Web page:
If you’ve been keeping up, then you know how much I love to study comedy structure. I’ve broken comedy down into 12 major comedy structures that all the greats use. In fact, great or not, when an audience laughs, odds are they laugh because one or more of the 12 major structures are in play.
Let’s take a look at Marc Maron. He’s always made me laugh. He’s to the point, he’s truthful. If he didn’t step away from comedy for so long, I think he would be one of those comedians who could stand alongside Louis C.K.
After you watch this short clip, let’s look at the structures in play.
Marin has kind of a throw-away, I-don’t-really-give-a-shit-if-you-laugh delivery. Notice that he still allows time for the audience to enjoy the humor. Each time the audience laughs, comedy structure is in play:
“…she texted me like fifty f**king times…”
Slight chuckle here. Isn’t this recognition? Haven’t we had someone like that in our lives or don’t we know someone like that?
“…I was showing people…she’s f**king crazy…look how f**king crazy she is…”
Another laugh at the act out. Again recognition is in play. Haven’t we all shown someone a stupid, whacky or crazy texts? But this is all a set up for the larger 3-way build-up (triple) play, because what’s next?
…then on the fifty-first text was a picture of her pussy…and I said, “Well, maybe…you know…I could…you know…”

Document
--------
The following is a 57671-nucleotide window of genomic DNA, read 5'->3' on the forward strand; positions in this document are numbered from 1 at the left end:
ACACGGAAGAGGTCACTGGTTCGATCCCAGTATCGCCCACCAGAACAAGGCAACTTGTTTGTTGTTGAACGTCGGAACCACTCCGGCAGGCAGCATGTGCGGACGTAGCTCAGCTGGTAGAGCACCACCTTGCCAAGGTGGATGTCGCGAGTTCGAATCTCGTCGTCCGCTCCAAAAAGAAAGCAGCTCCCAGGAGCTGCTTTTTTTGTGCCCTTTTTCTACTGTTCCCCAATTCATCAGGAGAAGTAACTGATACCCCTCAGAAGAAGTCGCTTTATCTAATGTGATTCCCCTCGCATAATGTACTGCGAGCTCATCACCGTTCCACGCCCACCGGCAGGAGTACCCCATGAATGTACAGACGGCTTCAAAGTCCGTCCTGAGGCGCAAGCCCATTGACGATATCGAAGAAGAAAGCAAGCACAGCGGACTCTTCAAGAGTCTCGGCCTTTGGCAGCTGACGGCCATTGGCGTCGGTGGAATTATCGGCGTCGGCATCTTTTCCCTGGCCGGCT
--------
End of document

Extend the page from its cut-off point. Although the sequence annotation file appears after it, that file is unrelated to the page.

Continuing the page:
It shattered our assumption because he laid out two early opinions building up to how crazy this chick was and there’s NO WAY I could get involved with this…
He totally misdirected us then POW! Shattered our prediction of where he was going.
Also he has recognition still in play because guys will let a lot of stuff go when sex is involved, right?
In addition, Marc’s delivery is so damn conversational and real, that we recognize that nuance in people.
But that’s not all, let’s listen to the next joke where he uses recognition again then incongruity:
“…but like two texts after that, the guy who was building a bookshelf for me, texted me a picture of the bookshelf and I was actually more excited about that…”
Recognition and surprise are in play here. When he says, the guy texted me a picture of the bookcase…(we wonder what he’s going to say, then)…I was actually more excited about that (surprise) and we recognize that place where sometimes there are more important things than sex. Hmmm…is that also ambivalence?
And here comes the incongruity:
“…there was a part of me that was thinking…you know, “I don’t have to be afraid to put things in there…” (things in a bookcase juxtapose with things in a p*ssy. One won’t give you a disease both they both relate) Clear incongruity.